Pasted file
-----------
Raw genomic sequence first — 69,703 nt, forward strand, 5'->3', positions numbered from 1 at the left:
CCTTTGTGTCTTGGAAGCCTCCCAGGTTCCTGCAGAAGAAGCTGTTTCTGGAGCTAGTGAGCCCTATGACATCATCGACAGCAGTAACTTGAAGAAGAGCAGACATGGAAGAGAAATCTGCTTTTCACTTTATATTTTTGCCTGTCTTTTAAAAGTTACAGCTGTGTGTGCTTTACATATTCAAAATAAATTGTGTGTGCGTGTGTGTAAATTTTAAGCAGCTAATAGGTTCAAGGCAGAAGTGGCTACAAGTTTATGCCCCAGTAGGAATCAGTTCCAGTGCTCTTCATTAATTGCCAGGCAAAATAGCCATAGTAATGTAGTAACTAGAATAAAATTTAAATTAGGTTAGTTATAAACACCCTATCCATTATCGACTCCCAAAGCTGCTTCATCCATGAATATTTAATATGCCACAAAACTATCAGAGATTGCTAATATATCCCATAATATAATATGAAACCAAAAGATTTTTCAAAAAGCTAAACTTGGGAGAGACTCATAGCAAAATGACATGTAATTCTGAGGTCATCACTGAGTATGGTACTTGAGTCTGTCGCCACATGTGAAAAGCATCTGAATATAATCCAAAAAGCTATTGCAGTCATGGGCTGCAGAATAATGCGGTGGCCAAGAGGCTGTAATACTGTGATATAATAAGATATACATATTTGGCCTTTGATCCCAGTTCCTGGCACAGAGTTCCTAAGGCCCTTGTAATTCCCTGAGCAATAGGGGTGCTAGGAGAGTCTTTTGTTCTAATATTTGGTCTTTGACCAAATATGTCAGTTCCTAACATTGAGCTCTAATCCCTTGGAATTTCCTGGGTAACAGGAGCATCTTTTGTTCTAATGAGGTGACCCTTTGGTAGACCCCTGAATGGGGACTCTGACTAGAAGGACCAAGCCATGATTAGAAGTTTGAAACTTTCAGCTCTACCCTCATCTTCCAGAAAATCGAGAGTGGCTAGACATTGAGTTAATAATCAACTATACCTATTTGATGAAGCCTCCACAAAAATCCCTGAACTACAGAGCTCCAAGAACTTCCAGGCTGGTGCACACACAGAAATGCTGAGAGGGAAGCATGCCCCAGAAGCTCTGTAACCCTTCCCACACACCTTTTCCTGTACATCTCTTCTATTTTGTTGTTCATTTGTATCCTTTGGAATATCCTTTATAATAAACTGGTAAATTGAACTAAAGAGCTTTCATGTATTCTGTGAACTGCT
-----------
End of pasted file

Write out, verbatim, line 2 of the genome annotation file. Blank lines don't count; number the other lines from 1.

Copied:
CCTTTGTGTCTTGGAAGCCTCCCAGGTTCCTGCAGAAGAAGCTGTTTCTGGAGCTAGTGAGCCCTATGACATCATCGACAGCAGTAACTTGAAGAAGAGCAGACATGGAAGAGAAATCTGCTTTTCACTTTATATTTTTGCCTGTCTTTTAAAAGTTACAGCTGTGTGTGCTTTACATATTCAAAATAAATTGTGTGTGCGTGTGTGTAAATTTTAAGCAGCTAATAGGTTCAAGGCAGAAGTGGCTACAAGTTTATGCCCCAGTAGGAATCAGTTCCAGTGCTCTTCATTAATTGCCAGGCAAAATAGCCATAGTAATGTAGTAACTAGAATAAAATTTAAATTAGGTTAGTTATAAACACCCTATCCATTATCGACTCCCAAAGCTGCTTCATCCATGAATATTTAATATGCCACAAAACTATCAGAGATTGCTAATATATCCCATAATATAATATGAAACCAAAAGATTTTTCAAAAAGCTAAACTTGGGAGAGACTCATAGCAAAATGACATGTAATTCTGAGGTCATCACTGAGTATGGTACTTGAGTCTGTCGCCACATGTGAAAAGCATCTGAATATAATCCAAAAAGCTATTGCAGTCATGGGCTGCAGAATAATGCGGTGGCCAAGAGGCTGTAATACTGTGATATAATAAGATATACATATTTGGCCTTTGATCCCAGTTCCTGGCACAGAGTTCCTAAGGCCCTTGTAATTCCCTGAGCAATAGGGGTGCTAGGAGAGTCTTTTGTTCTAATATTTGGTCTTTGACCAAATATGTCAGTTCCTAACATTGAGCTCTAATCCCTTGGAATTTCCTGGGTAACAGGAGCATCTTTTGTTCTAATGAGGTGACCCTTTGGTAGACCCCTGAATGGGGACTCTGACTAGAAGGACCAAGCCATGATTAGAAGTTTGAAACTTTCAGCTCTACCCTCATCTTCCAGAAAATCGAGAGTGGCTAGACATTGAGTTAATAATCAACTATACCTATTTGATGAAGCCTCCACAAAAATCCCTGAACTACAGAGCTCCAAGAACTTCCAGGCTGGTGCACACACAGAAATGCTGAGAGGGAAGCATGCCCCAGAAGCTCTGTAACCCTTCCCACACACCTTTTCCTGTACATCTCTTCTATTTTGTTGTTCATTTGTATCCTTTGGAATATCCTTTATAATAAACTGGTAAATTGAACTAAAGAGCTTTCATGTATTCTGTGAACTGCT